I liked the beetle for his character design (he reminded me of the Humbug in The Phantom Tollbooth), his familiar unique voice, and his dialog, which was refreshingly more self-aware than that of the other characters.

I liked the fairy prince’s 90’s haircut, which is also worn by Dimitri in Anastasia (1997) and Cale in Titan A.E. (2000). Funny how the haircut is dependent entirely on when and where the movies were made (1990s America) and not at all on when or where they’re set (once upon a time in France, early 20th century Russia, and 3028 A.D. in space).

I liked some of the background paintings. I especially liked the bits where the fairies were changing summer into autumn, though I was mystified why autumn seemed to last only about two days. The Nutcracker sequence of Fantasia was better, even if you don’t take the music into consideration.

That’s it. It’s a short list. Sorry.

My Beat Sheet for Thumbelina

Prologue
A swallow flies over and through Paris, introduces himself, lists a few of his favorite tragic love stories, and finally starts explaining how Thumbelina was born from a flower.

Opening Image
Thumbelina sings about finding her soul mate.

Set-up
The fairy prince visits Thumbelina when he passes by and hears her sing. They fall in love with each other. Unfortunately, an ugly toad also falls in love with her.

Catalyst
The mother toad kidnaps Thumbelina and tries to convince her that marrying the fairy prince will mean a life of drudgery, whereas embarking on a singing career will make her “big” and loved by everyone.

Debate
Will Thumbelina go on tour singing with the toads, or be loyal to her fairy prince?

Break into Two
She wants the prince, but the toads have stranded her on a lily pad, and when they come back, she will be forced to marry one of them. Since she can’t swim, she calls for help.

B Story
The stupid swallow from the prologue shows up to help Thumbelina but almost gets her drowned. Thus begins an awkward, intermittent friendship that doesn’t do either of them much good.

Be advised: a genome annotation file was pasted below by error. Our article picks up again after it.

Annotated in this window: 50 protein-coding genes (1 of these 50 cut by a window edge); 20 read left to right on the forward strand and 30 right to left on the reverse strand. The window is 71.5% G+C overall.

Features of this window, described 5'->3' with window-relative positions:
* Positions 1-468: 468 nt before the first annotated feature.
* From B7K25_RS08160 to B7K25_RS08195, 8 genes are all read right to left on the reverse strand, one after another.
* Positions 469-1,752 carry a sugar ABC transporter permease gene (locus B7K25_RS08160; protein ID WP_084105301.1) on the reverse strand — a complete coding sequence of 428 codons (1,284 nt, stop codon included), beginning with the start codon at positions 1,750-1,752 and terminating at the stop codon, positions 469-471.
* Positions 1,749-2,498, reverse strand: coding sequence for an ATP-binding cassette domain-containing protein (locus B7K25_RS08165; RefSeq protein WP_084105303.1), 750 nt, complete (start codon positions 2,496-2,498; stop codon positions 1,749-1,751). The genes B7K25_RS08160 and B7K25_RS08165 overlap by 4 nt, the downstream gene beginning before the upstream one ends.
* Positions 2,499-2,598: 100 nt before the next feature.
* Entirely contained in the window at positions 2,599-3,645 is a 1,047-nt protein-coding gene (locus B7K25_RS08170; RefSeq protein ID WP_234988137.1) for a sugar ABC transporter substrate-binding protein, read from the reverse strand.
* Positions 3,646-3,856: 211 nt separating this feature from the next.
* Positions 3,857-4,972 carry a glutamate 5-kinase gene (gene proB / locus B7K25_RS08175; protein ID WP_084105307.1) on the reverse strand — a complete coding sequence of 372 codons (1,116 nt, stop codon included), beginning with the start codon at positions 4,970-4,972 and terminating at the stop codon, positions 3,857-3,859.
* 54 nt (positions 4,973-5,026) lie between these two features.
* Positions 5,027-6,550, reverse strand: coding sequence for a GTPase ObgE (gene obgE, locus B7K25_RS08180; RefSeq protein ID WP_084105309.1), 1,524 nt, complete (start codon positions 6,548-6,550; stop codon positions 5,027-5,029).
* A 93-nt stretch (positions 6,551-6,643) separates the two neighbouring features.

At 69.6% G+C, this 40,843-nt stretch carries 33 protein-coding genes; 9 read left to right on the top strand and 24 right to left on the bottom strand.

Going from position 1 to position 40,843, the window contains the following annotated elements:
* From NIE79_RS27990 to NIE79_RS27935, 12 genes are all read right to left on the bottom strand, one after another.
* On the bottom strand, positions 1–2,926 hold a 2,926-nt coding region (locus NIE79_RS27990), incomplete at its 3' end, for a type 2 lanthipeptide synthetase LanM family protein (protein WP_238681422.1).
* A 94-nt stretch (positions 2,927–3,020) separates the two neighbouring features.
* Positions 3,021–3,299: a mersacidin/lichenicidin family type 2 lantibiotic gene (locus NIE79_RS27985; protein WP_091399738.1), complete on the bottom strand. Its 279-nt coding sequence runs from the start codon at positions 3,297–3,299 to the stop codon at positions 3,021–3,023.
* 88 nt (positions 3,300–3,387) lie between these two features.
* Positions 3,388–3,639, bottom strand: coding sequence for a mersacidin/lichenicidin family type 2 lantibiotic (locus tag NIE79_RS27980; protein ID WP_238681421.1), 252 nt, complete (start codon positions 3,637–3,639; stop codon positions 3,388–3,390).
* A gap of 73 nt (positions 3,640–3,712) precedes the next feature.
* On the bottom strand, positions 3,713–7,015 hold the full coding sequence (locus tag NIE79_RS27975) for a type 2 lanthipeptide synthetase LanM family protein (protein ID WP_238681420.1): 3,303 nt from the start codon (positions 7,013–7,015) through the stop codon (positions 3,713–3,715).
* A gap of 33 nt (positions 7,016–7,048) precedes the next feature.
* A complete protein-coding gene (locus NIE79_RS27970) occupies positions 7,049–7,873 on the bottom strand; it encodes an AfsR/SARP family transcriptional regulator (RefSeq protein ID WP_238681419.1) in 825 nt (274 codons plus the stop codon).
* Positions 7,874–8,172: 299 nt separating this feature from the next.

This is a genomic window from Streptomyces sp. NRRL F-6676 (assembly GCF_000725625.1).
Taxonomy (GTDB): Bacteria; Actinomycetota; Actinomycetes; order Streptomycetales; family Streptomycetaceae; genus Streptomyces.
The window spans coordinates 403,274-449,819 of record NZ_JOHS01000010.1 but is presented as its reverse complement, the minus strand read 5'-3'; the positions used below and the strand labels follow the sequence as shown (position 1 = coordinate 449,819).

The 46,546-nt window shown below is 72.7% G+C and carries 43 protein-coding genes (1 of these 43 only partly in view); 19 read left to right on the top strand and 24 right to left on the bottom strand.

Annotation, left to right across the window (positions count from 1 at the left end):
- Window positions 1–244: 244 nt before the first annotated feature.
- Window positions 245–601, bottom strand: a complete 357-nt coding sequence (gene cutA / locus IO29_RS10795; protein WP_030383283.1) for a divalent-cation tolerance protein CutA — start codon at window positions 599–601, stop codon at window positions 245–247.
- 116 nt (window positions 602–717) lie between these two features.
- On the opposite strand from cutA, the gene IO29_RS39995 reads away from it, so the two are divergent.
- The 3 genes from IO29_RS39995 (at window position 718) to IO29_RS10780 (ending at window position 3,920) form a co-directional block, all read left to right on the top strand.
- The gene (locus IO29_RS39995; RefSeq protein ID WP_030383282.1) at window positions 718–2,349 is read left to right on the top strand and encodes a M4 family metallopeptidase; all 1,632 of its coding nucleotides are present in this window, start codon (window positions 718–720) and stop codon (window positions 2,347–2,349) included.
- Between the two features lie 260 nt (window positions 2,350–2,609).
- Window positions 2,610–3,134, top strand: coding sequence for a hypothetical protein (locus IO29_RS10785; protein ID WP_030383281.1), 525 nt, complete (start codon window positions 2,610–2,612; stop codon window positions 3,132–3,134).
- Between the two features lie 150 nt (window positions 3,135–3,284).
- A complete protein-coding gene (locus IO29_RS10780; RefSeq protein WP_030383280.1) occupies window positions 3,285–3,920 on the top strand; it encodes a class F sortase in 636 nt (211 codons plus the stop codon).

The Promise of the Premise
It’s not just that one smitten toad who wants to interfere with Thumbelina’s life. A sketchy beetle dresses her up and makes her dance on stage for his buddies. She doesn’t seem to mind too much until they tell her they think she’s ugly.

Meanwhile, some friendly little bugs try to rescue Thumbelina, but they get waylaid by the toad. The fairy prince is trying to find her and failing; his parents scold him for meeting a girl and then losing her right away. Thumbelina’s mother is hoping she’ll return.

Midpoint
The swallow finds Thumbelina and promises he will find the vale of the fairies for her and send her prince back to her (rather than take her with him to look for it, which seems like it might have been a more logical plan). However, he takes too long, he injures himself, and suddenly it’s winter.

Bad Guys Close In
The fairy prince (except for one finger) gets stuck in a frozen pond just as winter arrives. The beetle, complaining memorably about the cold weather, extracts the frozen prince from the pond and hands him over to the toad, who complains that the prince is no use as bait for a trap for Thumbelina if he’s dead.

All Is Lost
Thumbelina nearly dies of hypothermia after falling in icy water, but is rescued by a nasty mouse who tells her the fairy prince is dead and guilt trips her into coming along on a visit to the mole, who then bribes her to convince Thumbelina to marry him.

Dark Night of the Soul
Thumbelina finds the swallow mostly dead in the mole’s tunnel. She revives him, but then because he doesn’t know the fairy prince has died, he abandons Thumbelina to search for the vale of fairies. Thumbelina decides she might as well marry the mole, even though she doesn’t love him. (The song “Marry the Mole” won a Golden Raspberry award for its sheer awfulness.)

Break into Three
At the wedding, Thumbelina changes her mind and refuses to marry the mole. She runs away and follows a cheerful ray of sunlight back to the surface. The prince (having been thawed by the friendly little bugs) arrives just in time to see Thumbelina flee, though she doesn’t see him. He fights the toad and seemingly dies by falling in a chasm.

Finale
The swallow encounters Thumbelina and claims he knows where the realm of the fairies is. She says she just wants to go home, but he takes her to the vale of the fairies anyway. It looks like a bit of frozen wasteland, but the swallow (like everybody else) insists that Thumbelina sing. She does. The fairy prince shows up, even though he was last seen plummeting deep into the burrow Thumbelina escaped from, which is now several mountains away. He immediately proposes marriage, and Thumbelina accepts. Wings burst forth from her back and she’s delighted. Flowers bloom and all the other fairies emerge.

Final Image
Thumbelina marries the fairy prince and lives happily ever after.

Credits
The toad marries a toad. The mouse marries the mole. The beetle gets his wings back.